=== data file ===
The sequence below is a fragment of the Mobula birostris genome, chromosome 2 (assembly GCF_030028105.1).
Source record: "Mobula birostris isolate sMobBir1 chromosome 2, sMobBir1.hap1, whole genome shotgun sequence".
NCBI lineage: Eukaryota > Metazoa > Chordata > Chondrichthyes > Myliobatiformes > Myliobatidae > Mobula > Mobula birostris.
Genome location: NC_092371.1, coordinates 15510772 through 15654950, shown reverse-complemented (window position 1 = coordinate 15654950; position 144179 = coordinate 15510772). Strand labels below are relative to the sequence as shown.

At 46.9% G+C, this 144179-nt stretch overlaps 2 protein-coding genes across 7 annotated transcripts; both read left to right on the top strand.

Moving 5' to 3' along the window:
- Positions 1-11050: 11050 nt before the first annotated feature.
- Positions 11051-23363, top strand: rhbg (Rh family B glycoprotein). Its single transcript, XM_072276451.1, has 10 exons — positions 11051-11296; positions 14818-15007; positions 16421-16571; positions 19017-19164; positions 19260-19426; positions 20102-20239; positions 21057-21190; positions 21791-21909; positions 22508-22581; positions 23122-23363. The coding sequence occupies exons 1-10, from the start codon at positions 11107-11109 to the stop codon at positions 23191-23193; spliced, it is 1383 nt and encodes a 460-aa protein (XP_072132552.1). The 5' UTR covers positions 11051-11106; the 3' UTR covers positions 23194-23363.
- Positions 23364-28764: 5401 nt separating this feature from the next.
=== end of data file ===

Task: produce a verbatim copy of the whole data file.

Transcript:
The sequence below is a fragment of the Mobula birostris genome, chromosome 2 (assembly GCF_030028105.1).
Source record: "Mobula birostris isolate sMobBir1 chromosome 2, sMobBir1.hap1, whole genome shotgun sequence".
NCBI lineage: Eukaryota > Metazoa > Chordata > Chondrichthyes > Myliobatiformes > Myliobatidae > Mobula > Mobula birostris.
Genome location: NC_092371.1, coordinates 15510772 through 15654950, shown reverse-complemented (window position 1 = coordinate 15654950; position 144179 = coordinate 15510772). Strand labels below are relative to the sequence as shown.

At 46.9% G+C, this 144179-nt stretch overlaps 2 protein-coding genes across 7 annotated transcripts; both read left to right on the top strand.

Moving 5' to 3' along the window:
- Positions 1-11050: 11050 nt before the first annotated feature.
- Positions 11051-23363, top strand: rhbg (Rh family B glycoprotein). Its single transcript, XM_072276451.1, has 10 exons — positions 11051-11296; positions 14818-15007; positions 16421-16571; positions 19017-19164; positions 19260-19426; positions 20102-20239; positions 21057-21190; positions 21791-21909; positions 22508-22581; positions 23122-23363. The coding sequence occupies exons 1-10, from the start codon at positions 11107-11109 to the stop codon at positions 23191-23193; spliced, it is 1383 nt and encodes a 460-aa protein (XP_072132552.1). The 5' UTR covers positions 11051-11106; the 3' UTR covers positions 23194-23363.
- Positions 23364-28764: 5401 nt separating this feature from the next.